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Innovation Imprinting: Why Some Firms Beat the Post-IPO Innovation Slump

Innovation Imprinting: Why Some Firms Beat the Post-IPO Innovation Slump

Simone Wies, Christine Moorman and Rajesh K. Chandy

JM Insights in the Classroom

Teaching Insight:

Stock market pressures are known to reduce manager incentives to invest in breakthrough innovations. Innovation imprinting, which captures establishing product priorities and building market capabilities before the firm goes public, helps companies remain innovative after the IPO. This works because innovation imprinting attracts a segment of concordant investors whose risk preferences are more supportive of innovation.

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Related Marketing Courses:
Innovation/New Product Development; Marketing Strategy; Principles of Marketing; Core Marketing; Intro to Marketing Management

Full Citation:
Wies Simone, Christine Moorman, and Rajesh K. Chandy (2022). “Innovation Imprinting: Why Some Firms Beat the Post-IPO Innovation Slump,” Journal of Marketing,

Growth and innovation are primary arguments for firms seeking to go public and access resources from the stock market. So it is poignant that going public is, for a majority of firms, associated with a pronounced slump in breakthrough innovation. This paper proposes an actionable, marketing-related explanation for why some firms that go public manage to beat the post-IPO innovation slump: innovation imprinting. The paper argues and demonstrates that those firms that engage in innovation imprinting before they go public attract a segment of concordant investors whose risk preferences are more supportive of breakthrough innovation than investors at large. These investors, in turn, reward the firms’ continued introduction of breakthrough innovations after they have gone public. By analyzing the innovation patterns of 207 firms in the consumer-packaged goods sector before and after an IPO, we observe that one-third of firms are able to maintain or beat their pre-IPO levels of breakthrough innovations after going public. By studying their actions, the investors they attract, and their financial performance and survival rates, we provide empirical evidence for the importance of innovation imprinting and concordant investors in helping firms beat the post-IPO innovation slump.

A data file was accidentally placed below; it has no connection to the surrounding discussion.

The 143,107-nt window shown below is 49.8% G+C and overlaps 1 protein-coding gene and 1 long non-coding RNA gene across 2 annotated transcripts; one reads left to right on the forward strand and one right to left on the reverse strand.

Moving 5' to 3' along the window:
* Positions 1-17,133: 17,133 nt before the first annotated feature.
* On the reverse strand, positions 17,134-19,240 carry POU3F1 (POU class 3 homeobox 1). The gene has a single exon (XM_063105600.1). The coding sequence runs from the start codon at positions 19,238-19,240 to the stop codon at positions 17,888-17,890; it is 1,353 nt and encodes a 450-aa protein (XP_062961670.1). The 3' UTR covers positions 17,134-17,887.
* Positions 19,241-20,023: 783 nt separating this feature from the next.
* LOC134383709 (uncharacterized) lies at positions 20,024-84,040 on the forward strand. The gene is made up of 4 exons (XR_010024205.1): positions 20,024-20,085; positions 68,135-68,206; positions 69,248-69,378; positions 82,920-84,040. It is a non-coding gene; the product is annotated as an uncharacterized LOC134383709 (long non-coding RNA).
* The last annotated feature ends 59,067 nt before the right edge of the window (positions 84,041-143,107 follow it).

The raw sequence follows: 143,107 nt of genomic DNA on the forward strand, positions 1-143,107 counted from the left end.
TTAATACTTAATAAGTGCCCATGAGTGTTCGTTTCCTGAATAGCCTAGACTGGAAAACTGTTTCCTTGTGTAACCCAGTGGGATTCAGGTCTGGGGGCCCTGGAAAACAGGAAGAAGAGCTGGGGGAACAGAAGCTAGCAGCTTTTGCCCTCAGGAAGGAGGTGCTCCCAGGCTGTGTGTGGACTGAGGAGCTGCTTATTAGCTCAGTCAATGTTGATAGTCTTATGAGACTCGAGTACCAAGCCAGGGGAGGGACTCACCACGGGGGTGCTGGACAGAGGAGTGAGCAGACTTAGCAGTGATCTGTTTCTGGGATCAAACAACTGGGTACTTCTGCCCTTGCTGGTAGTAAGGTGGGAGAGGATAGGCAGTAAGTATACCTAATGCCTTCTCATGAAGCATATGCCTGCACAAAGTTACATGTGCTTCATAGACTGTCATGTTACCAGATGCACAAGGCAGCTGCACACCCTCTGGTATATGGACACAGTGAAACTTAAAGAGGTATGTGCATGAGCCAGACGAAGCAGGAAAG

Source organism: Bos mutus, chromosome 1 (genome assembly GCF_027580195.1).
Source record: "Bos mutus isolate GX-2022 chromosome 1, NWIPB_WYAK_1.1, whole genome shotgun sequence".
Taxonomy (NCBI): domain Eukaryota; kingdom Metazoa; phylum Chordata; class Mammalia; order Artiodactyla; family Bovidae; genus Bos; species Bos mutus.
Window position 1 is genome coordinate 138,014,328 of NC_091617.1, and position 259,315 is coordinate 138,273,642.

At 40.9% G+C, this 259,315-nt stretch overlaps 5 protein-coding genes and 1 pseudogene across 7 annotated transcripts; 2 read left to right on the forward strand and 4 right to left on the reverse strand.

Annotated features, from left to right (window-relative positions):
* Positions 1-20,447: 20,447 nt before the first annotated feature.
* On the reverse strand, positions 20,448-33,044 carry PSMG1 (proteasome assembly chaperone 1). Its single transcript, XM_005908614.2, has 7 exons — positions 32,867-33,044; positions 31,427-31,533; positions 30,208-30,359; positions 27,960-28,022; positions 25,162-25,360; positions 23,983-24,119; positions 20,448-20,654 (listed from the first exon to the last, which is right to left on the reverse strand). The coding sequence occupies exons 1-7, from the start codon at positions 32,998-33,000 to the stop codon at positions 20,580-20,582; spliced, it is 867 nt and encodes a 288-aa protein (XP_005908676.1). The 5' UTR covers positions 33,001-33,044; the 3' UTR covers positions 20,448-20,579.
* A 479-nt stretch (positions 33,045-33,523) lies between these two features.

Special thanks to Demi Oba, Ph.D. candidate at Duke University, for support in working with authors on submissions to this program.

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Simone Wies is Professor of Marketing, Goethe University Frankfurt, Germany.

Christine Moorman is T. Austin Finch Sr. Professor of Business Administration, Duke University, USA, AMA Irwin/McGraw-Hill Award recipient and AMA Fellow, founder and director of The CMO Survey, and former Journal of Marketing editor-in-chief.

Rajesh K. Chandy is Professor of Marketing and Tony and Maureen Wheeler Chair in Entrepreneurship, London Business School, and Academic Director, Wheeler Institute for Business and Development, UK.